There is shown in FIG. 1 a basic U-core--or UI-core--lamination stack 12 of a regulating power transformer 10 according to the present invention. The core arrangement is such that it comprises a stack of laminations 14 having generally rectangular configuration in the present instance, and consisting of four portions 16, 18, 20 and 22. For ease of discussion, those portions 20 and 22 may be considered to be core legs, and on each of the core legs 20 and 22 there is placed a primary winding 24 and a secondary winding 26. Of course, a single primary winding 24 might be placed on the portion 16, and similarly a single secondary winding 26 might be placed on the portion 18. The windings 24 and 26 are placed over the core legs 20 and 22 according to known techniques.

A shunt member 28 is placed between the core legs 20 and 22; that is, the shunt member 28 is interposed between the primary windings 24 and the secondary windings 26. A DC control winding 30 is arranged with the shunt member 28, and in the embodiment of FIG. 1, the DC control winding 30 is arranged to pass through two windows 32 and 34 which are formed in the shunt member 28. An air gap 36 is provided at each end of the shunt member 28 where it is contiguous to the sides of the respective core legs 20 and 22. In a preferred embodiment, as discussed hereafter, a portion 38 of the shunt member 28 may extend past each of the core legs 20 and 22.

Referring briefly to FIG. 5, a pair of shunt legs 520 and 522 are shown, with a shunt member 528 having windows 532 and 534 formed therein. It can be seen that there is an air gap 536 at the ends of the shunt member 528 contiguous to the inside edges of the respective core legs 520 and 522. A portion 538 of the shunt member 528 extends past the sides of the core legs 520 and 522.

It has been stated that, according to the present invention, the sum of the AC reluctance of the shunt member 28 (or 528) and the air gaps 36 (or 536) at the ends thereof, is less than the AC reluctance of that portion of the AC magnetic path which is formed by the lamination stack 12 on which the secondary windings 26 are placed. That is, the AC reluctance of the shunt member 28 and the air gaps 36 is less than the AC reluctance of the lower portions of the core legs 20 and 22 and the portion 18 between them, on which the secondary winding or windings 26 have been placed. It can be seen, therefore, that when there is an alternating current voltage impressed upon the primary winding or windings 24, and there is no DC voltage impressed upon the DC control winding 30, the AC magnetic flux which is established because of the AC voltage in the primary windings is shunted through the air gaps 36 and the shunt member 28, and there is therefore no coupling between the primary windings 24 and the secondary windings 26. The path of the AC magnetic flux through the upper portions of the core legs 20 and 22 and the portion 16 of the lamination stack 12 between them, at no DC current condition in the DC control winding 30, is shown by chain line 40.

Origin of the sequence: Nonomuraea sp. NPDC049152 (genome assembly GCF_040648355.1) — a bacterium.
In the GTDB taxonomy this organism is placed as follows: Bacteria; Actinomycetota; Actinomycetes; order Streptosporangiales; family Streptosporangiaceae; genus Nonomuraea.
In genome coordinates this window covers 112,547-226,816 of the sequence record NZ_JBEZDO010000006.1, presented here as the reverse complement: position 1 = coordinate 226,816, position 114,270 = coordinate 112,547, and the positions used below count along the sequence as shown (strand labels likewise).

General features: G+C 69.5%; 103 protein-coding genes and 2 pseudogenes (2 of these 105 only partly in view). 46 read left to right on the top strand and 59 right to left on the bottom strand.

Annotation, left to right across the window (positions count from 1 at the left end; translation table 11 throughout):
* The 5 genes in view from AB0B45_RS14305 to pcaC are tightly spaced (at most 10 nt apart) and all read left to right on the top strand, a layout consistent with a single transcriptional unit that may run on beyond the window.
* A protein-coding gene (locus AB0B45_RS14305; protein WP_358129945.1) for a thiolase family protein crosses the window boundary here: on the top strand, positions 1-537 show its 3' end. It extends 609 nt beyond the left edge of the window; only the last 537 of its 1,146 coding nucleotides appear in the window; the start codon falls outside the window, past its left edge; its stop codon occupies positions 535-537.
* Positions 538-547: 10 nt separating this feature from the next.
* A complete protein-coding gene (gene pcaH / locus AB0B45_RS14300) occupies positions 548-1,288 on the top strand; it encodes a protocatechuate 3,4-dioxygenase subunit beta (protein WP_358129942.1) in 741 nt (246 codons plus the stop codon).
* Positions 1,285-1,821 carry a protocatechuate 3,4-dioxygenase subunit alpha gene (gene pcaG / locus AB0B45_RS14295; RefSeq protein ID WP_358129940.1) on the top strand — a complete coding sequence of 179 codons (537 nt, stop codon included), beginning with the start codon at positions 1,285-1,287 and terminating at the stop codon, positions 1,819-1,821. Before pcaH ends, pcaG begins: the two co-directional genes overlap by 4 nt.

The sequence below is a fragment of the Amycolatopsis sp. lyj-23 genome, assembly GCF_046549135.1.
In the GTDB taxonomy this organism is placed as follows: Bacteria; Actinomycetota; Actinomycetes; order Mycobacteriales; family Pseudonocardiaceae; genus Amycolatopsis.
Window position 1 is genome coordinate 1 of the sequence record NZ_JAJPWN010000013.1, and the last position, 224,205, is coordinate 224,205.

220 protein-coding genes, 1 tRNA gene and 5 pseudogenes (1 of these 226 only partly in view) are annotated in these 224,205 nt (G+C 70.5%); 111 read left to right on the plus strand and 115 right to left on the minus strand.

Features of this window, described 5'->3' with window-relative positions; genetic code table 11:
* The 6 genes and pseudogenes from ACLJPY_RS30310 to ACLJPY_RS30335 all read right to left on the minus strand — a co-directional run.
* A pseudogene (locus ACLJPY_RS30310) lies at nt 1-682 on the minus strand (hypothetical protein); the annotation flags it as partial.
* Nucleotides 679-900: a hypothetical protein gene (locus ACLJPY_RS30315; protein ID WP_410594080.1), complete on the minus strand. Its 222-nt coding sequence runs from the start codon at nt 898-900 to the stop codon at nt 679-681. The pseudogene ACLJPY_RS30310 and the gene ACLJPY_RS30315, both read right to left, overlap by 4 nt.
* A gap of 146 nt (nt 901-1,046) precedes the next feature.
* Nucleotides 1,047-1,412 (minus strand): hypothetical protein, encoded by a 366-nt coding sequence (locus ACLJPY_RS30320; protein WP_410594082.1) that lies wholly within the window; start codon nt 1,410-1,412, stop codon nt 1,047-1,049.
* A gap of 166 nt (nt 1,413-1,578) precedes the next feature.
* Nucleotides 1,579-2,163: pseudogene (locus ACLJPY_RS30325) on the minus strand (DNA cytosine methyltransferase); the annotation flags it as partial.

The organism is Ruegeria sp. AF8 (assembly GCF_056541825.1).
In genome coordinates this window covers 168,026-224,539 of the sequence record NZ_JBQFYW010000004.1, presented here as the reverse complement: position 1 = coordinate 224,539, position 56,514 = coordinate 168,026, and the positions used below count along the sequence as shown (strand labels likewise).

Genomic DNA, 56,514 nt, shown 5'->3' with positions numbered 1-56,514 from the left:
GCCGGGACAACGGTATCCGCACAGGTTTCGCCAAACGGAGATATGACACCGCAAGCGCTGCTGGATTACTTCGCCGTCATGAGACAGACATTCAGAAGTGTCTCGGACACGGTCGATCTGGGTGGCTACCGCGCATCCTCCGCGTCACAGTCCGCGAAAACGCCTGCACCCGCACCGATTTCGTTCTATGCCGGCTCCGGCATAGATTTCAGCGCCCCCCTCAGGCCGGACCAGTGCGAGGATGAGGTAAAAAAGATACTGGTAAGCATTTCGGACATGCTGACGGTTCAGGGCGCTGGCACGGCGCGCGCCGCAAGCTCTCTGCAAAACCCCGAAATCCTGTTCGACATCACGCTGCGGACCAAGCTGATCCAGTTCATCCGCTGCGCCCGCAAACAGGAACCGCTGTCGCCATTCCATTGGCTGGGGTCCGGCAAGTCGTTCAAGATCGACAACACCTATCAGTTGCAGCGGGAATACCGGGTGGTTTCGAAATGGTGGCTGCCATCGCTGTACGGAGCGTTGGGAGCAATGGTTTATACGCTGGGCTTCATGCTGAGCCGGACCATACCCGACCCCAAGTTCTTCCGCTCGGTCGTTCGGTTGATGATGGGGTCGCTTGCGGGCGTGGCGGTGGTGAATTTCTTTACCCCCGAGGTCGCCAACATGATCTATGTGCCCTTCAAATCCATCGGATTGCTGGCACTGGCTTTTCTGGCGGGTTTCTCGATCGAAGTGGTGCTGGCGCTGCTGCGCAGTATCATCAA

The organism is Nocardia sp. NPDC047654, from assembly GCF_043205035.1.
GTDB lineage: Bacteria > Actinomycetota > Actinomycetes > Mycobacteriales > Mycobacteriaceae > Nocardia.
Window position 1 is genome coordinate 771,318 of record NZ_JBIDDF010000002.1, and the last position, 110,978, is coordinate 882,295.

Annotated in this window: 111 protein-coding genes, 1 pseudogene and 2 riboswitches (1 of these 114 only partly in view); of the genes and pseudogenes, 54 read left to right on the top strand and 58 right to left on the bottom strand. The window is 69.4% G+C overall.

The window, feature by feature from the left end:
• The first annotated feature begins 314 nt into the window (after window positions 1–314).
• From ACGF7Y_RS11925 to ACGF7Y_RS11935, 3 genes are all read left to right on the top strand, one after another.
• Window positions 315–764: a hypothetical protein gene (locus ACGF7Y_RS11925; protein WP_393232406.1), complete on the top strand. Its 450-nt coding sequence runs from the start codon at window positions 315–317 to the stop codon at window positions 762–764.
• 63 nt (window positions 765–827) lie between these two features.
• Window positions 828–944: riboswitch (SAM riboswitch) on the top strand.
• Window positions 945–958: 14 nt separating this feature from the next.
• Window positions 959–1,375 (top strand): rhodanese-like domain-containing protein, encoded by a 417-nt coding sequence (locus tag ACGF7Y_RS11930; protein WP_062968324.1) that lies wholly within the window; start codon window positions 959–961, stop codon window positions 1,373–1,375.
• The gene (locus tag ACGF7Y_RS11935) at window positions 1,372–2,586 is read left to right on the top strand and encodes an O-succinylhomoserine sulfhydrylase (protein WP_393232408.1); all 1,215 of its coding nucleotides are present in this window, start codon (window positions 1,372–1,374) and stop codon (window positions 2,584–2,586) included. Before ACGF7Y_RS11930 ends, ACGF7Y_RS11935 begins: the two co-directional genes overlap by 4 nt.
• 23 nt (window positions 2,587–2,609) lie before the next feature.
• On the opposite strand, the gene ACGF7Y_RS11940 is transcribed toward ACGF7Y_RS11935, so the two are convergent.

When, on the other hand, there is maximum DC control current in the DC control winding 30, there will be substantially no AC flux passing through the shunt member 28 and the air gaps 36, so that there is maximum coupling between the primary windings 24 and the secondary windings 26. The path of the AC magnetic flux at maximum DC control current conditions in the DC control winding 30 is shown by the dotted line 42.

It can be seen, from references to FIGS. 1 and 5, that the AC magnetic flux path, when any quantity thereof is being shunted away from coupling the primary windings 24 to the secondary windings 26, must pass through the shunt member 28 (528) and the air gaps 36 (536). Because it is desired to have substantially zero coupling between the primary and secondary windings at no DC current conditions in the DC control winding 30, the present invention provides that the cross-sectional area of the shunt member 28 (528) shall be at least equal to the cross-sectional area of a single path core leg in the principal AC magnetic circuit--as discussed in greater detail hereafter--taken at a place where the AC magnetic flux can be established so as to provide coupling between the primary windings 24 and the secondary windings 26. Such a place is, of course, in that portion of the core legs 20 and 22, for example, opposite the ends of the shunt member 28--or at least that portion of the shunt member 28 which lies between the core legs 20 (520) and 22 (522). Of course, in general, the cross-sectional area of the core legs is substantially constant throughout because of the laminated structure thereof; but as discussed hereafter with reference to FIGS. 6 and 8, it will be seen that the cross-sectional area of single path magnetic flux core legs may be less than the cross-sectional area of double path magnetic flux core legs.









In any event, because the cross-sectional area of the shunt member 28 (528) is at least as great as the cross-sectional area of the contiguous portion of the core legs 20 (520) or 22 (522), the cross-sectional area of the shunt member 28 (528) may, indeed, be greater. Indeed, the shunt member 528 is shown in FIG. 5 as being greater in thickness and of substantially equal width to the core legs 520 and 522; and thus there is a portion 538 of the shunt member 528 which overlies the sides of the core legs 520 and 522.